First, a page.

Pressing Plants and Flowers Supports Nature-Based Learning through the Generations
Creative documenting of summer blooms capture memories and learning
As the many flowering plants of the summer grow buds, burst into bloom, and fall to the ground to make way for the next wave of plants to come into season, children often collect specimens of their favorite colorful plants in an attempt to preserve them for endless enjoyment and examination. Inevitably, flowers in a vase will wilt, but carefully pressed and preserved plants can maintain a version of favorite plants that can be enjoyed and examined no matter the season. Pressed plants and flowers can be used for a variety of purposes, and lend themselves in particular to art projects and scientific observations. When compiled as a collection, pressed flowers can serve as a family herbarium – serving as documentation of springs and summers past.
There are a variety of techniques for pressing plants and flowers, the simplest of which requires only a sizable chapter book. Flowers carefully placed amongst the pages of a book will dry out and flatten, but may stain the book’s pages and will be very fragile once removed from the book. To press flowers and leaves in larger quantities than the average chapter book will allow (and with better results), build your own press using a few pieces of wood, screws, paper towels, and corrugated cardboard (as well as some basic power tool skills). Once flattened and dried, flowers can be further preserved using sturdy, acid-free paper and either plant-safe glue or a needle and thread. In addition to preserving flowers, families can use simple but specific techniques to dry and preserve succulents or favorite fruits and vegetables.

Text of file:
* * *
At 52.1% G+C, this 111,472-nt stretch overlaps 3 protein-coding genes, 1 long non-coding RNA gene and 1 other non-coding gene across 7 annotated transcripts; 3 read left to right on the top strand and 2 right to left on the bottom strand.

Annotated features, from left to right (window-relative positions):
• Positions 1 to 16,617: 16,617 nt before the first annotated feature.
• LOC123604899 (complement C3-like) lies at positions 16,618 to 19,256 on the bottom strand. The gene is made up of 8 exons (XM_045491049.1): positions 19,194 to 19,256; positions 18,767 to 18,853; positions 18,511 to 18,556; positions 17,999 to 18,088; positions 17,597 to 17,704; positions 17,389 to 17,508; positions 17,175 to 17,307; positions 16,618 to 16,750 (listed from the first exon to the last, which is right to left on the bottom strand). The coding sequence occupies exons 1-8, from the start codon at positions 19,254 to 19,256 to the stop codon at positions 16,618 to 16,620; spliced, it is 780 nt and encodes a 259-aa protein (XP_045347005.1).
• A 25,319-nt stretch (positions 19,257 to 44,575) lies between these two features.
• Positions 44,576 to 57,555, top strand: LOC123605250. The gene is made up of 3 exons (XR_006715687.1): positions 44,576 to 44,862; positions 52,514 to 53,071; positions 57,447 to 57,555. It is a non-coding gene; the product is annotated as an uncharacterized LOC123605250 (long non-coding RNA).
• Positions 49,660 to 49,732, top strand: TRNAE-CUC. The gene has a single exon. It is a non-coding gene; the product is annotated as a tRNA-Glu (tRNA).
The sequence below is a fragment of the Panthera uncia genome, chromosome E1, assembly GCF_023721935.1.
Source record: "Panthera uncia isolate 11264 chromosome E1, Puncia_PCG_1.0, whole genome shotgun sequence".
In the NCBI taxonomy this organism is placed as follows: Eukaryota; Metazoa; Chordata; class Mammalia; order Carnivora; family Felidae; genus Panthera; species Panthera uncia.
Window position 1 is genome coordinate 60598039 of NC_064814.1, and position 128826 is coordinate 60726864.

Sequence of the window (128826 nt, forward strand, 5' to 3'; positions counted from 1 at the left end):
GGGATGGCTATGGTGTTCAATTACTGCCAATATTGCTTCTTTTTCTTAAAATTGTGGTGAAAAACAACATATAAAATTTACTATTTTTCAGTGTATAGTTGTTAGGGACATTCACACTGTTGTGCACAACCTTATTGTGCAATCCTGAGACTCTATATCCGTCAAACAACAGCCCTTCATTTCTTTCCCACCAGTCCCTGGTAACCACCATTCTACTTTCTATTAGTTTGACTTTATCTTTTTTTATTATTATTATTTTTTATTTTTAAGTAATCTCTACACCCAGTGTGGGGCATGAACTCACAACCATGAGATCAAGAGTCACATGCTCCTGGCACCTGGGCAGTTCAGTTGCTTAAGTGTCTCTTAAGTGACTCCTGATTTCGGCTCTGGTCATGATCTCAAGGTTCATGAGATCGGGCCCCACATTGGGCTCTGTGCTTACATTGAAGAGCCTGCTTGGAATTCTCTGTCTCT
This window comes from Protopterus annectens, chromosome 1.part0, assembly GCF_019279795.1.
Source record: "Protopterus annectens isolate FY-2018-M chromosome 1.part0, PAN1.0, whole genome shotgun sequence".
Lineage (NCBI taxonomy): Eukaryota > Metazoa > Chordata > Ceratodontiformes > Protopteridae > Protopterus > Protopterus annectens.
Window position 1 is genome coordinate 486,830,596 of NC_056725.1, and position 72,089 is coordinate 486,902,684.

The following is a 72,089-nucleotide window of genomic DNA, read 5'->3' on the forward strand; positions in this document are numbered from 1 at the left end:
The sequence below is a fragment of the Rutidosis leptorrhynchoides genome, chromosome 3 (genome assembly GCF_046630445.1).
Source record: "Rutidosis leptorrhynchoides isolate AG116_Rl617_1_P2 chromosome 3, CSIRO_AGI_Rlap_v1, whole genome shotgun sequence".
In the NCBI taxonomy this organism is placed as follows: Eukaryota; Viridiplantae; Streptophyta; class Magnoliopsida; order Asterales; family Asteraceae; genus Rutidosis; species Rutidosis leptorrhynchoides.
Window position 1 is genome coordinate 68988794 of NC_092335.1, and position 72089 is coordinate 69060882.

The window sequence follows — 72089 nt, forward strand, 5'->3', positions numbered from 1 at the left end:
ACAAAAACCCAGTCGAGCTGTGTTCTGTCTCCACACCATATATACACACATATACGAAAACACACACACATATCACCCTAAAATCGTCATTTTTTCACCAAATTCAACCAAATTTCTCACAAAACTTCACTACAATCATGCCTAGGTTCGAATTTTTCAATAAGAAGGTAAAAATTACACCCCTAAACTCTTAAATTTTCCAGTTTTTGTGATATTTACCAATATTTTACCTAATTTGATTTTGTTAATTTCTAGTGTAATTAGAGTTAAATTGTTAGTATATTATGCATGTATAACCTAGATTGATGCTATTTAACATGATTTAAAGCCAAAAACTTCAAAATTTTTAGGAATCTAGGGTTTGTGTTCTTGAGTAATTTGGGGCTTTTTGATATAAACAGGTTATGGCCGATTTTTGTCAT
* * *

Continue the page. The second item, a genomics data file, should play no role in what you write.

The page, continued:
A summer filled with plant drying and preserving is a great way to build fodder for an herbarium. Used as a resource for learning about plants, herbaria include not only plant specimens but basic information about the place and time where plants were found. A family herbarium could serve as a resource for learning about the time of year when particular plants appear or bloom, and can also support children in learning to identify parts of plants and in recognizing the characteristics that set one plant apart from another. Try sorting, classifying, and categorizing your specimens as a family – even if children don’t sort according to the scientific criteria for identifying plants, sorting activities challenge children to think critically and to make specific observations about the items that they sort. Such close observation inevitable leads to learning!
In addition to being resource for learning about plants during any time of year, a family herbarium could serve as a plant-based memory book. When cataloging your collection, add not only the place where each plant was found, but details about the family adventure that lead to its discovery. Pages can be created to remember specific trips, hikes, and other adventures, and the dried plants and flowers will be well-preserved as nature treasures, lasting for years and years when properly treated. Visit our archived post on journal making to find resources for compiling and creating homemade books. Imagine how wonderful it will be to look back at a family herbarium when children are older – not only will they remember the fun that they had exploring a stream one July, but they’ll remember learning about the plants that surrounded them at the time, and they’ll remember connecting with the landscape in a way that they otherwise may not have.
Photo credit: Jenny Neal (herbariums)